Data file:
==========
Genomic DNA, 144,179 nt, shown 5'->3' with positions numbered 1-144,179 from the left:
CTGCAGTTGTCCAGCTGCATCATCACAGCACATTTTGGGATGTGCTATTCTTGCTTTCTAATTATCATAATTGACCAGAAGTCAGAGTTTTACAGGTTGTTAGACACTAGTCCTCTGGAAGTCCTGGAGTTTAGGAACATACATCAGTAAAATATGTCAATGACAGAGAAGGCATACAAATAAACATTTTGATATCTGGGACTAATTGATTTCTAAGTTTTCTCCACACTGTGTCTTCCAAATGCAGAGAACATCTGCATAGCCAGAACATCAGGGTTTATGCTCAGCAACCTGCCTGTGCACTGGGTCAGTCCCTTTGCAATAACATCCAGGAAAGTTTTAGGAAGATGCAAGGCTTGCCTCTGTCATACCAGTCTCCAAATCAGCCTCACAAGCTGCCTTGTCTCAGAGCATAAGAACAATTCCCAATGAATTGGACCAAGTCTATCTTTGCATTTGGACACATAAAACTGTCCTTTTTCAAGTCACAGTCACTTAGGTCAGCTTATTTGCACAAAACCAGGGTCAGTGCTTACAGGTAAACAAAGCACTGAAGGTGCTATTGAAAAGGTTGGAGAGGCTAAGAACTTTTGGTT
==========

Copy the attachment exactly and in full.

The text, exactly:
Genomic DNA, 144,179 nt, shown 5'->3' with positions numbered 1-144,179 from the left:
CTGCAGTTGTCCAGCTGCATCATCACAGCACATTTTGGGATGTGCTATTCTTGCTTTCTAATTATCATAATTGACCAGAAGTCAGAGTTTTACAGGTTGTTAGACACTAGTCCTCTGGAAGTCCTGGAGTTTAGGAACATACATCAGTAAAATATGTCAATGACAGAGAAGGCATACAAATAAACATTTTGATATCTGGGACTAATTGATTTCTAAGTTTTCTCCACACTGTGTCTTCCAAATGCAGAGAACATCTGCATAGCCAGAACATCAGGGTTTATGCTCAGCAACCTGCCTGTGCACTGGGTCAGTCCCTTTGCAATAACATCCAGGAAAGTTTTAGGAAGATGCAAGGCTTGCCTCTGTCATACCAGTCTCCAAATCAGCCTCACAAGCTGCCTTGTCTCAGAGCATAAGAACAATTCCCAATGAATTGGACCAAGTCTATCTTTGCATTTGGACACATAAAACTGTCCTTTTTCAAGTCACAGTCACTTAGGTCAGCTTATTTGCACAAAACCAGGGTCAGTGCTTACAGGTAAACAAAGCACTGAAGGTGCTATTGAAAAGGTTGGAGAGGCTAAGAACTTTTGGTT